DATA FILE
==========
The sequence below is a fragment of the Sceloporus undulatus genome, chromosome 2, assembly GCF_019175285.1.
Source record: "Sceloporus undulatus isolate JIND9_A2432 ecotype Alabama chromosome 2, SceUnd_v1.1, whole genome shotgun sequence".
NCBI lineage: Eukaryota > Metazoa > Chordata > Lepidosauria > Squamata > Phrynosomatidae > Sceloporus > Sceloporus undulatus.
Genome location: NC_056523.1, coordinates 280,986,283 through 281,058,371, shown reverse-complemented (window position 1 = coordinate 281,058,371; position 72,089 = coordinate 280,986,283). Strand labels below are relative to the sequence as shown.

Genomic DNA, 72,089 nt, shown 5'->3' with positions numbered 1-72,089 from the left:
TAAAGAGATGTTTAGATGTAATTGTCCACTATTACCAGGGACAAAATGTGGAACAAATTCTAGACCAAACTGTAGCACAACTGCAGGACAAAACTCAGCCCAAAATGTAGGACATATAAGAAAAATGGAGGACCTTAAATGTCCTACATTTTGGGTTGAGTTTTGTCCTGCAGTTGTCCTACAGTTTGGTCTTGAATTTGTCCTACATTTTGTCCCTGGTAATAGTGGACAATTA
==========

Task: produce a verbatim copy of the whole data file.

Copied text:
The sequence below is a fragment of the Sceloporus undulatus genome, chromosome 2, assembly GCF_019175285.1.
Source record: "Sceloporus undulatus isolate JIND9_A2432 ecotype Alabama chromosome 2, SceUnd_v1.1, whole genome shotgun sequence".
NCBI lineage: Eukaryota > Metazoa > Chordata > Lepidosauria > Squamata > Phrynosomatidae > Sceloporus > Sceloporus undulatus.
Genome location: NC_056523.1, coordinates 280,986,283 through 281,058,371, shown reverse-complemented (window position 1 = coordinate 281,058,371; position 72,089 = coordinate 280,986,283). Strand labels below are relative to the sequence as shown.

Genomic DNA, 72,089 nt, shown 5'->3' with positions numbered 1-72,089 from the left:
TAAAGAGATGTTTAGATGTAATTGTCCACTATTACCAGGGACAAAATGTGGAACAAATTCTAGACCAAACTGTAGCACAACTGCAGGACAAAACTCAGCCCAAAATGTAGGACATATAAGAAAAATGGAGGACCTTAAATGTCCTACATTTTGGGTTGAGTTTTGTCCTGCAGTTGTCCTACAGTTTGGTCTTGAATTTGTCCTACATTTTGTCCCTGGTAATAGTGGACAATTA